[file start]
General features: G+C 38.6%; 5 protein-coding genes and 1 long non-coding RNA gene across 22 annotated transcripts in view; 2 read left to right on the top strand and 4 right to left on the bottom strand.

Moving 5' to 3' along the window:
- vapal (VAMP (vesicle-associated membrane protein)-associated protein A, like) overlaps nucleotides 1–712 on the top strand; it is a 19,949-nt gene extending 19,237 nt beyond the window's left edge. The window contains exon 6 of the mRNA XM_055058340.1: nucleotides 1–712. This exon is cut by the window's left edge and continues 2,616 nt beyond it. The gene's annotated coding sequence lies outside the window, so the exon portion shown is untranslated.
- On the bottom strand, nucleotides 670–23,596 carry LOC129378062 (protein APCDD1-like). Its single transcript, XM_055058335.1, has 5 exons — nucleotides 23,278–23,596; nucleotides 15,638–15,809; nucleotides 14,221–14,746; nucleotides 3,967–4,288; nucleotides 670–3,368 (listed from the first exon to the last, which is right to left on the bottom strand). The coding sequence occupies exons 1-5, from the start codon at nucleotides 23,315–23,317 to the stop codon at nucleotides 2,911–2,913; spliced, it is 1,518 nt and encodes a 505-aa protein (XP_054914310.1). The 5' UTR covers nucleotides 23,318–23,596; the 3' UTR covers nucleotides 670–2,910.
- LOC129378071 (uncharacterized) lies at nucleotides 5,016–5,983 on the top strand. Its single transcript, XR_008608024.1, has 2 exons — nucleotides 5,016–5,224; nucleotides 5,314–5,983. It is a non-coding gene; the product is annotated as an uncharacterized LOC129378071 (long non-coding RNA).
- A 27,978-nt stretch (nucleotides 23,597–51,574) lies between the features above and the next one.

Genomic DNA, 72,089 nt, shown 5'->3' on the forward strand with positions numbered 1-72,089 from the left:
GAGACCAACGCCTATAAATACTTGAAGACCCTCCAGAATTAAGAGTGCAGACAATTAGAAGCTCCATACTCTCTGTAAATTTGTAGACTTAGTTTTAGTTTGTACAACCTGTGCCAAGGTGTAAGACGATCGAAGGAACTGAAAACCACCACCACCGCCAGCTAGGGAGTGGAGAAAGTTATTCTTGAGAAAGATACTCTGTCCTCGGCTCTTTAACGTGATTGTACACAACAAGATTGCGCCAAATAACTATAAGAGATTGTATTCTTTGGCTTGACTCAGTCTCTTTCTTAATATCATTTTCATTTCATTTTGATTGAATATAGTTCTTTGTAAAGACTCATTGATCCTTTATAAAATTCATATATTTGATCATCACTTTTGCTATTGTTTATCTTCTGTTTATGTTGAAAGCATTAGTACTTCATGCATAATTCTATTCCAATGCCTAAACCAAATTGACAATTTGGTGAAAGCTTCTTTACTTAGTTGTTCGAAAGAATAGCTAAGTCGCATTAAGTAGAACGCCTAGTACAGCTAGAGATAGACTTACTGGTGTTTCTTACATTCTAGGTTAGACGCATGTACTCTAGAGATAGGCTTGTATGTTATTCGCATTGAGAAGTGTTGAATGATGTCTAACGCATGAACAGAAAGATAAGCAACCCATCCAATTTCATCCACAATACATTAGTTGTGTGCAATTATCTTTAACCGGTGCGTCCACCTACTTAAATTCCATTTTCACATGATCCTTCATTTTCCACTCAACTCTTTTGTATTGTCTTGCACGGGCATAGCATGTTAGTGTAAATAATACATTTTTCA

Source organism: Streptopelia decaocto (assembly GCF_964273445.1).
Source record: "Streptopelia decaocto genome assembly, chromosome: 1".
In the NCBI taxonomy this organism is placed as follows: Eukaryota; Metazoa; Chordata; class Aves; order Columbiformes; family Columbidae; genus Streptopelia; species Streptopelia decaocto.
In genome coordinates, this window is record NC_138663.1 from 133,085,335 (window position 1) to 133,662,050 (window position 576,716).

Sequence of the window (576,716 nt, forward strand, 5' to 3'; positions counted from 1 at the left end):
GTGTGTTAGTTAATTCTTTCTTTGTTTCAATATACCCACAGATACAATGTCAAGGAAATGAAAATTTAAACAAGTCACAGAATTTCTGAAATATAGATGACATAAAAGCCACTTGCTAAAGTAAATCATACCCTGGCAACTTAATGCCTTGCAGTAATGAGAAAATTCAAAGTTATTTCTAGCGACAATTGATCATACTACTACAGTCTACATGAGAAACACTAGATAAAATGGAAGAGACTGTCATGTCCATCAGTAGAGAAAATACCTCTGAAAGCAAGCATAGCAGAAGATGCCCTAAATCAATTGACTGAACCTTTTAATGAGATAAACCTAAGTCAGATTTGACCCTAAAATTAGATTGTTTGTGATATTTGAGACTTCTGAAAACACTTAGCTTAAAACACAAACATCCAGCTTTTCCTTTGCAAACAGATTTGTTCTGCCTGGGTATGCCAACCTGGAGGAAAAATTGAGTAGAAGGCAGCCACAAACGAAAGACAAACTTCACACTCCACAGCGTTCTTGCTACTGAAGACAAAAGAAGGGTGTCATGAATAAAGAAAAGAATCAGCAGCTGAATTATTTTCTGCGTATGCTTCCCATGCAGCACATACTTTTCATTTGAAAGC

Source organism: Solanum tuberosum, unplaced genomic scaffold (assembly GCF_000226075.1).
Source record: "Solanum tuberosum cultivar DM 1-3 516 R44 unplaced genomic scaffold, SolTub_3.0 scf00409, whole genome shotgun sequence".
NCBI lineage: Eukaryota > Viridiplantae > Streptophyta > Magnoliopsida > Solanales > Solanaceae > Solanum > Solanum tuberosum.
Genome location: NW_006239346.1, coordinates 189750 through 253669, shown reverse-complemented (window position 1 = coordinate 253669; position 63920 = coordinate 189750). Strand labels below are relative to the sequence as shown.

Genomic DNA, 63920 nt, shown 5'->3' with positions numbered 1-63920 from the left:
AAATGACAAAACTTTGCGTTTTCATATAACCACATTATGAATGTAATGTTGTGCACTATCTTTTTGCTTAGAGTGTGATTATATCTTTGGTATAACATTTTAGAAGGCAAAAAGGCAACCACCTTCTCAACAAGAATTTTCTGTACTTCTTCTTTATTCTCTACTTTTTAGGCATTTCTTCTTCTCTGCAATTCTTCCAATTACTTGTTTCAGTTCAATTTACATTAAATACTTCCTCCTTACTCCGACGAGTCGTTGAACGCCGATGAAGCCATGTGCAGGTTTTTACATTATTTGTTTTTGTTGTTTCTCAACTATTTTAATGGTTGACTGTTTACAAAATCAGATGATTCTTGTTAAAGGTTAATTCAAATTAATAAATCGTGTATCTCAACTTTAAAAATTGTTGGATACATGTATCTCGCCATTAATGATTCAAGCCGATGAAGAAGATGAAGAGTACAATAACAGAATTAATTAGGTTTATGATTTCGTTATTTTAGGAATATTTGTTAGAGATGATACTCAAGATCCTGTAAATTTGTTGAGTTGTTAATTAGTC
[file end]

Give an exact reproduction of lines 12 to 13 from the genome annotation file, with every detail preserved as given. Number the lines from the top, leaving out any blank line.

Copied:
In genome coordinates, this window is record NC_138663.1 from 133,085,335 (window position 1) to 133,662,050 (window position 576,716).

Sequence of the window (576,716 nt, forward strand, 5' to 3'; positions counted from 1 at the left end):